Post by T. J. » Tue, 25 Feb 1997 04:00:00


> Ok, I'm a newbie at this shortwave stuff.  I just bought a radio shack
> dx-375 and was playing with it, and to my dismay I was unable to find jack.
> Well, actually I found one spanish station, but thats about it.. Is there a
> faq or something out there?  Oh yeah.. when I bought the dx-375, the guy
> told me i should get the 3 volt 200 millamp ac adapter?  I think its the
> wrong one, in the manual, it said I need atleast 300 milliamp.  So whats up
> with that?
> thanks for any hel, and any pointers you can give a person who has no idea
> how to do this stuff.

You can get the appropriate adapter at any Radio Shack.

The first question I usually ask a beginner is what time of day they are
listening? Also which coast are you closest to?

Try a simple test. Tune 5975 kHz in the early , middle evening. This
should bring up BBC. (More East Coast the better)

        Remember...Shortwave tends to travel best when both you and the
area of the world you are seeking are BOTH in relative darkness. At least
as a beginner this will be the best way to log stations.
--
+++++++++++++++++++++++++++++++++++++++++++++++++++++++++


  Snail Mail: PO Box 644 Waterford Works, NJ 08089              

  Author of: RADIO MONITORING The How-To Guide
            ISBN 1-56866-101-0
    Index Publishing Group, San Diego, CA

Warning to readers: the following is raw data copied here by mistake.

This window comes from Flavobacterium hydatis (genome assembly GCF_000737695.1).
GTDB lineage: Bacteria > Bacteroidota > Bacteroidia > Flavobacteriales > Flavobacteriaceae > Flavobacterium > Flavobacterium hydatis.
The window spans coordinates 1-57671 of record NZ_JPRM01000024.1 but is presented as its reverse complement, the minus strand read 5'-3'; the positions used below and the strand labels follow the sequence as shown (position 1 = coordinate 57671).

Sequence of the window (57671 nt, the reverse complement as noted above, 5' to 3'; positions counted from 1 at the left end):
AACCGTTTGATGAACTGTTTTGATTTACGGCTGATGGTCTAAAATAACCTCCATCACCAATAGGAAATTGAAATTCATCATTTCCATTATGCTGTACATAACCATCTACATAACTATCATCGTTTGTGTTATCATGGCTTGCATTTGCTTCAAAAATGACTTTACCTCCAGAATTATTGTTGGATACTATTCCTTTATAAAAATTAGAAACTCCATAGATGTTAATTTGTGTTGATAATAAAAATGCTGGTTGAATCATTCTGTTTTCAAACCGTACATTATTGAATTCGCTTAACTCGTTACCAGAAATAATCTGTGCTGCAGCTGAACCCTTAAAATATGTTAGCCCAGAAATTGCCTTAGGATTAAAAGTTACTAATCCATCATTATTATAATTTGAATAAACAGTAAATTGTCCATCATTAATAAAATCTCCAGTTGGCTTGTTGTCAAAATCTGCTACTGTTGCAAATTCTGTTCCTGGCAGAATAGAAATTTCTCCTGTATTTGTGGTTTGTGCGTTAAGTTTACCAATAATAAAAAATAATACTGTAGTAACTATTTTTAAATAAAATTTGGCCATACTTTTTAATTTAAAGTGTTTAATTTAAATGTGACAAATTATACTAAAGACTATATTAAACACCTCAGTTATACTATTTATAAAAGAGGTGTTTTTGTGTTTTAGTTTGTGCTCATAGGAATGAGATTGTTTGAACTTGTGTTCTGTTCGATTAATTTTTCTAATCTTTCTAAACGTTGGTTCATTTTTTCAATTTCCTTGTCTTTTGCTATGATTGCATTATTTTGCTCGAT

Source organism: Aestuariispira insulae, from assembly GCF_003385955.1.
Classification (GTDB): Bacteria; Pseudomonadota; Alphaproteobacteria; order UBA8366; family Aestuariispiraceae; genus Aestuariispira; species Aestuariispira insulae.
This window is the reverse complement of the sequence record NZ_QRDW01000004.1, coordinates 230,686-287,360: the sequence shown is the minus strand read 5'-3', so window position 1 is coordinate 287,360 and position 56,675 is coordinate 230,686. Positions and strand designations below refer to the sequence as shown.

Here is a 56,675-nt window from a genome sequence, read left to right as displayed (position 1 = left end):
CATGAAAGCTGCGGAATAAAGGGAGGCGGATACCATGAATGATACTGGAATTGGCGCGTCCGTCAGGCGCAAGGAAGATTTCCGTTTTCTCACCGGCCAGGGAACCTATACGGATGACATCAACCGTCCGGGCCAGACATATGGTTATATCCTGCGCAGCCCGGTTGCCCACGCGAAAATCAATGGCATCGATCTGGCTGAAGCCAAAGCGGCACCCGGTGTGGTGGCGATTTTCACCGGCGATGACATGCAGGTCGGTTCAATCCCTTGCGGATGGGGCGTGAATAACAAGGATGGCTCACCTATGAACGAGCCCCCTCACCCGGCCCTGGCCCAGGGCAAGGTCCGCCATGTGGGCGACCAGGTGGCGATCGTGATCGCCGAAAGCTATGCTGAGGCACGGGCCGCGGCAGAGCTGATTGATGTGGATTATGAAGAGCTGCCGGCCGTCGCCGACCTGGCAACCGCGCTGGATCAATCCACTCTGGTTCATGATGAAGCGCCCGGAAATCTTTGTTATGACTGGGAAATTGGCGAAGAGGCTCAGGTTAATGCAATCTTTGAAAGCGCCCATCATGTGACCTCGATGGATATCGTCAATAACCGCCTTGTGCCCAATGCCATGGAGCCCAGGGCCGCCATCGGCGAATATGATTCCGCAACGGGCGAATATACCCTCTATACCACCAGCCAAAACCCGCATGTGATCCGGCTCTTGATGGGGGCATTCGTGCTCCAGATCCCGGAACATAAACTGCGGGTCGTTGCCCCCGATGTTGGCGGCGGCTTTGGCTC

http://www.electriciti.com/~ipgbooks

 
 
 

newbie with dx-375

Post by Dave Go » Wed, 26 Feb 1997 04:00:00


Richard LeQuesne) writes:

> writes:



> >> Ok, I'm a newbie at this shortwave stuff.  I just bought a radio
> shack
> >> dx-375 and was playing with it, and to my dismay I was unable to
> find jack.

> Also, the DX-375 is rather "easy" on the batteries.  You might be able
> to get away with not buying an AC adaptor.  I'd also suggest spending
> $20 for the book PASSPORT TO WORLD BAND RADIO.  There's another good
> annual, WORLD RADIO/TV HANDBOOK [WRTH] but I fear it might be to
> technical for you at this time.

> --jim

     I'll second getting a copy of PASSPORT, it will give you the times and
freq's for broadcasts from around the world.  When I lived in the L.A. area, I
was able to get Australia, Japan, and other Pacific Rim countries on a regular
basis.

     Keep in mind that your best reception will be when darkness lies between
you and the country you're trying to hear, so Europe will usually be heard best
in the evening, and trans-Pacific in the early morning.

     Good luck.

Dave

--
Dave Gorz  LMAS Propulsion |        Lightning flashes, sparks shower.

 
 
 

newbie with dx-375

Post by Doug Eckar » Wed, 26 Feb 1997 04:00:00

I use my DX-375 to listen to all kinds of countries.  For example,
last night (2/24/97) at 10:20 p.m. CST (0420 UTC) I picked up
part of the memorial service of Deng Xiaoping (translated into English).

I found out about one of the frequencies for China Radio International (9730
0400 to 0500 UTC) from the following URL:

http://itre.ncsu.edu/radio/whatson.html

Another URL I found helpful is:

http://www.anarc.org/naswa/swlguide/

--Doug

PS  This is not meant to discourage you from using other resources,
especially those suggested by the others in this newsgroup.  This
is just to give you some *additional* suggestions you can implement
fairly easily if you have access to the WWW.